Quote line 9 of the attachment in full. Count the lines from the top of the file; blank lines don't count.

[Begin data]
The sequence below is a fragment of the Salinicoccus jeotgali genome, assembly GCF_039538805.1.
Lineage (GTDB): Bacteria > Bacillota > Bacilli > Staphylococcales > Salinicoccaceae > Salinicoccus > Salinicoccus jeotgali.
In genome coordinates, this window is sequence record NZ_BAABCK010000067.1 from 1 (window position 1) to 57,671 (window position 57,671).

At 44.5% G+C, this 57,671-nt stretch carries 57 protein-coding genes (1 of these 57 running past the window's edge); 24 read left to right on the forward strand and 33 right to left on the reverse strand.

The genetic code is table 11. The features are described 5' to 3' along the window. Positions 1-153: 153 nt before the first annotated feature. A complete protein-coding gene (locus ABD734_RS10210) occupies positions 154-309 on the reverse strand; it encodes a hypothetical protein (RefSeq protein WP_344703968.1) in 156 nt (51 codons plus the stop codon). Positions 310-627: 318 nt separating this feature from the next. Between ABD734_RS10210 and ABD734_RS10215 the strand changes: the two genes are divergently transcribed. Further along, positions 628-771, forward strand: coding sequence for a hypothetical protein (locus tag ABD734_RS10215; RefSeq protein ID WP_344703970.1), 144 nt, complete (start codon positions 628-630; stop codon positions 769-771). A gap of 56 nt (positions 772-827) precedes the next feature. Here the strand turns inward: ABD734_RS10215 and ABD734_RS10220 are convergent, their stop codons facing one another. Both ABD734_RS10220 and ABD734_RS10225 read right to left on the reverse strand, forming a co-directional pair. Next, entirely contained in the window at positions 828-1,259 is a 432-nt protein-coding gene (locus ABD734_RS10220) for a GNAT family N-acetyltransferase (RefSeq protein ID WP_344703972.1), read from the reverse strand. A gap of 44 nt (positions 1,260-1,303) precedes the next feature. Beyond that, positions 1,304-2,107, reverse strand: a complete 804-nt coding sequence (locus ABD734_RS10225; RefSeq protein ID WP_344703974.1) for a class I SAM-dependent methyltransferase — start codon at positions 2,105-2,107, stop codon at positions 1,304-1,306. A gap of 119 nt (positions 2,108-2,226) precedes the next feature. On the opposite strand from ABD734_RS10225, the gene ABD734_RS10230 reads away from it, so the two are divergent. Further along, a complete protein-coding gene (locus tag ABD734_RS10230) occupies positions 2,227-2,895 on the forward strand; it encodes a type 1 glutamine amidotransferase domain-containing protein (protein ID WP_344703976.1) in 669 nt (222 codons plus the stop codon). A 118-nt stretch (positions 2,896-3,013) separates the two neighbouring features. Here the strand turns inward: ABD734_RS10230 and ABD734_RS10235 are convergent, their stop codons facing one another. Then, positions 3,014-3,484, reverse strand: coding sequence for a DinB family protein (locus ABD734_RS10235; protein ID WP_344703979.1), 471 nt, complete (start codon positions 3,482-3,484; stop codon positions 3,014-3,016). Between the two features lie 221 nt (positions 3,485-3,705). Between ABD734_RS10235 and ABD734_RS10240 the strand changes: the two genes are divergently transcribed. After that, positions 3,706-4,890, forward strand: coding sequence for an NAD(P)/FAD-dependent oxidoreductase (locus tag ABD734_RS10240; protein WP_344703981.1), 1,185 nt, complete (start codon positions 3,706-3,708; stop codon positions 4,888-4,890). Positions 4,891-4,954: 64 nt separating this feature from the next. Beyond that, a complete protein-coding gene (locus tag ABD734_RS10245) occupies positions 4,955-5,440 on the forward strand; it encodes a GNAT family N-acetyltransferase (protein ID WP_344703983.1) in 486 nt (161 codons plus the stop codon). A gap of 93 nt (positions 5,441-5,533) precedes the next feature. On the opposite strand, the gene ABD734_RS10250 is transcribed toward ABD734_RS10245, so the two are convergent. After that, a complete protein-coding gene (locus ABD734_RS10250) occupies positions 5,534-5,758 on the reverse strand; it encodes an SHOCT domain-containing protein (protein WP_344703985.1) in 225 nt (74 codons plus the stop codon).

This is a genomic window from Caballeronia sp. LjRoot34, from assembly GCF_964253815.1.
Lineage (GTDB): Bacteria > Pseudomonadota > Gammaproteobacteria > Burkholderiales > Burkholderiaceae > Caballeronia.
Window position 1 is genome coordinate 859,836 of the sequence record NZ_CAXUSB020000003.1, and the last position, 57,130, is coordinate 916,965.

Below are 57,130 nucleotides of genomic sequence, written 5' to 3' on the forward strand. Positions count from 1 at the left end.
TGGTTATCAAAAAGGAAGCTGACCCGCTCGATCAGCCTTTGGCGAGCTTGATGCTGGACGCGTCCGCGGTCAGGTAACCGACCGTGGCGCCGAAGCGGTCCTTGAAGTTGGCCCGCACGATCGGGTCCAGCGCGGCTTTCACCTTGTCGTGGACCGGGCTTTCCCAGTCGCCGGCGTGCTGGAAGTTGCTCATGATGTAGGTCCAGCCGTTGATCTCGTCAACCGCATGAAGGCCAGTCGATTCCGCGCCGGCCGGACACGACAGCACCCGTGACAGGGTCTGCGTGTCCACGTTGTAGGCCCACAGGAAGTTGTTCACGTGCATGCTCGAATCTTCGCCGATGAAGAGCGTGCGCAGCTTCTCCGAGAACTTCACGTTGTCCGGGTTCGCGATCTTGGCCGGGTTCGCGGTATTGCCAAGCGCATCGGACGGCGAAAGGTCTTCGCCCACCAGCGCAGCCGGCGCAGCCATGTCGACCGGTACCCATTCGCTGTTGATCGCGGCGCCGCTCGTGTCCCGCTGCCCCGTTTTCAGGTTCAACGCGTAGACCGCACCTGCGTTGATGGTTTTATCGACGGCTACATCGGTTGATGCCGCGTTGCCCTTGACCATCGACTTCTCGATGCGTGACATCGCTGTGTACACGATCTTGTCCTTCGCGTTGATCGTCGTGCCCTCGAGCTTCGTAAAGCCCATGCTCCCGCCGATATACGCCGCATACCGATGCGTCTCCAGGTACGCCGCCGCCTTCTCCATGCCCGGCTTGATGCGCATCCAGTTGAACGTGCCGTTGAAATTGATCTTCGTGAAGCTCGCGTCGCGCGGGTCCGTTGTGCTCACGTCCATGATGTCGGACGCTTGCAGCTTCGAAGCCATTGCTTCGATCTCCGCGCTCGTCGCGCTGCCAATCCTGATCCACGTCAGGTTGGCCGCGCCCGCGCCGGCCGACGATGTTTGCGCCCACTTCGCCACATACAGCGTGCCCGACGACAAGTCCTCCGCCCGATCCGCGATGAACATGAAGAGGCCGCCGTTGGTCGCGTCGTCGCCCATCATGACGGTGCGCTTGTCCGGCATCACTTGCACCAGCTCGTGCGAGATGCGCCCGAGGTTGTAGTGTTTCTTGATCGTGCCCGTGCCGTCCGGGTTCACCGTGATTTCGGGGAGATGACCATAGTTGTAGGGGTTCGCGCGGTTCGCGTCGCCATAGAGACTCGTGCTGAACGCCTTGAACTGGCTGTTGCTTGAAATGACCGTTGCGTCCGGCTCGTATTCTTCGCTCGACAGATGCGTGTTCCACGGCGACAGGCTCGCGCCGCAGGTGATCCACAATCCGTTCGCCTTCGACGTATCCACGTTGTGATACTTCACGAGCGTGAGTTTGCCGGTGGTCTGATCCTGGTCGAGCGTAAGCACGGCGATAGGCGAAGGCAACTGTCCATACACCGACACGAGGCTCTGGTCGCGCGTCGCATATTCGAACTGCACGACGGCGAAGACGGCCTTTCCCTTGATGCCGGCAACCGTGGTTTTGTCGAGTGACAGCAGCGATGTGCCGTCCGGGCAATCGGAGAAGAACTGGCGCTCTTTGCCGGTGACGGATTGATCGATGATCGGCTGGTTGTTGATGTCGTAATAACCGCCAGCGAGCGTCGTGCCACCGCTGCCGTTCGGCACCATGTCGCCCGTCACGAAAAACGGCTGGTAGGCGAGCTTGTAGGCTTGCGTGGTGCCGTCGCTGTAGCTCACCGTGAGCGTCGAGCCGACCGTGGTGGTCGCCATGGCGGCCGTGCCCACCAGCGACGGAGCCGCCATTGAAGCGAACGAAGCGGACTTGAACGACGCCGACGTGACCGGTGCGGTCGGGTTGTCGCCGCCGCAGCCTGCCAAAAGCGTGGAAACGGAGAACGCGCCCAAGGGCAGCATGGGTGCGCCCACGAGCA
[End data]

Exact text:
Below are 57,130 nucleotides of genomic sequence, written 5' to 3' on the forward strand. Positions count from 1 at the left end.